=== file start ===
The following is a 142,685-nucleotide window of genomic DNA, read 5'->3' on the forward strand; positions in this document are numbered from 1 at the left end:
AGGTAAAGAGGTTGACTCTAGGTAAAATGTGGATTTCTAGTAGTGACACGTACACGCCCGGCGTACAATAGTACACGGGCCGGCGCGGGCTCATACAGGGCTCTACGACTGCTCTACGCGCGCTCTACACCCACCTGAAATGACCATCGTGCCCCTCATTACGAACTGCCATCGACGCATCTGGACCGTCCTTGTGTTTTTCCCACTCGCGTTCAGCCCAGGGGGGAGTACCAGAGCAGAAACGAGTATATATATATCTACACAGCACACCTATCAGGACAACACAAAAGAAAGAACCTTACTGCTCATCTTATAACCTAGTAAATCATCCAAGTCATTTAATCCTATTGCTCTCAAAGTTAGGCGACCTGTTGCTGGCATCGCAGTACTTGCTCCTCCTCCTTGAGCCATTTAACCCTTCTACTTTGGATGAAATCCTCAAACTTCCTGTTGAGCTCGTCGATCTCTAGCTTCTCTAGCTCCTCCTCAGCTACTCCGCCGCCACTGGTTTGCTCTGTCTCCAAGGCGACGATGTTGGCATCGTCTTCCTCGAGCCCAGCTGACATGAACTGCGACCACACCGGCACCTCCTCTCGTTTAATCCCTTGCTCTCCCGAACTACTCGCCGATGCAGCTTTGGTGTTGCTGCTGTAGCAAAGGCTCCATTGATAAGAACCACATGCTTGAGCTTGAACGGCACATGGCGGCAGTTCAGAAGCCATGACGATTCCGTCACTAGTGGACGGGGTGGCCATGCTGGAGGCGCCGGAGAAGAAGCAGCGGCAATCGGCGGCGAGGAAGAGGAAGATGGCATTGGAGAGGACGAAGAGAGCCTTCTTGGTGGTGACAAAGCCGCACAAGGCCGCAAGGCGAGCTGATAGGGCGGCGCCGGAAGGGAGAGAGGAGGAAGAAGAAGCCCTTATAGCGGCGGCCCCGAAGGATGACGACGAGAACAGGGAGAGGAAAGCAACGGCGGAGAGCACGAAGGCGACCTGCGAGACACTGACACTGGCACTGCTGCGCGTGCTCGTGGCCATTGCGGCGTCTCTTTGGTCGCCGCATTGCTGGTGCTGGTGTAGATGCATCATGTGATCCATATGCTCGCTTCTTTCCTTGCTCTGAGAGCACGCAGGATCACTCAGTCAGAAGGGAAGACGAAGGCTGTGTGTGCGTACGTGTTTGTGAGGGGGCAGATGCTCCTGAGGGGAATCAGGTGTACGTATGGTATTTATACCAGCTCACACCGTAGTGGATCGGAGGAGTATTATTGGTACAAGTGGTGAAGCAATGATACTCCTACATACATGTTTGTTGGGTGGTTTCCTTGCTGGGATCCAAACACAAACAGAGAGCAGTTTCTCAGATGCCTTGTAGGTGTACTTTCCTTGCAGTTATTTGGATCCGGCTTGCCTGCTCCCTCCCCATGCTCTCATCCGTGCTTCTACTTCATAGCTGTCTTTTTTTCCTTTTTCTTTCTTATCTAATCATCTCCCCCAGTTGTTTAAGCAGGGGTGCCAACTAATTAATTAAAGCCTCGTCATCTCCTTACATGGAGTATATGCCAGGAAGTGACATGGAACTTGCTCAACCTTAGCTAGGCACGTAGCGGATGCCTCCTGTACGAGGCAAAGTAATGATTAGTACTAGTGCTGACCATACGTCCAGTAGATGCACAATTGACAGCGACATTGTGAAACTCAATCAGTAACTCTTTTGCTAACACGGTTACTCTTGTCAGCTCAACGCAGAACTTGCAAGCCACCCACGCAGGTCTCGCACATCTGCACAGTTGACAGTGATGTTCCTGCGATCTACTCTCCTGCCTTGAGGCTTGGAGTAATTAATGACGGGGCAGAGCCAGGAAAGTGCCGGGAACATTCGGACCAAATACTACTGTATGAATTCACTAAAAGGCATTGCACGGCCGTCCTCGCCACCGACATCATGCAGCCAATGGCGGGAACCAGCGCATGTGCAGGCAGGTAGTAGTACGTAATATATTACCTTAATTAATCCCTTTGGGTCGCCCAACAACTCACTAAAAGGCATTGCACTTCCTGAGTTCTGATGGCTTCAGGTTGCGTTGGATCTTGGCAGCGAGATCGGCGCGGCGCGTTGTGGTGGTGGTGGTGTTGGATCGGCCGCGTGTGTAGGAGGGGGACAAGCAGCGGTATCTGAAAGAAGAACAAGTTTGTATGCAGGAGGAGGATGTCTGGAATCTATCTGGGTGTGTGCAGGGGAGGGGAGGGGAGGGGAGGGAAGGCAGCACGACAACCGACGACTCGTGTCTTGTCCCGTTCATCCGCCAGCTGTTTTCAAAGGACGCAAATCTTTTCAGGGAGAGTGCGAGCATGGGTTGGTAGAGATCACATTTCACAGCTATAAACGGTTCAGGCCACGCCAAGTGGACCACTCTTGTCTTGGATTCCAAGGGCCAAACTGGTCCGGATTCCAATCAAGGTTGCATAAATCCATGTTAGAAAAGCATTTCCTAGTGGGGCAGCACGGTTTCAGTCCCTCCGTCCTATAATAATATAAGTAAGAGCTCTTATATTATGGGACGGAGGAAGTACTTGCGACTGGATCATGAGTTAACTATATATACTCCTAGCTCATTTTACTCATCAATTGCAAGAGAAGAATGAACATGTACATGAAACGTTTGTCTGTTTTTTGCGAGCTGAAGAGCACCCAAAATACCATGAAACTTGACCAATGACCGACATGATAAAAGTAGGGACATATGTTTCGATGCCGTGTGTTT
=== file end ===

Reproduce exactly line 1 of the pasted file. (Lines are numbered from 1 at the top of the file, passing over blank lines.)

The following is a 142,685-nucleotide window of genomic DNA, read 5'->3' on the forward strand; positions in this document are numbered from 1 at the left end: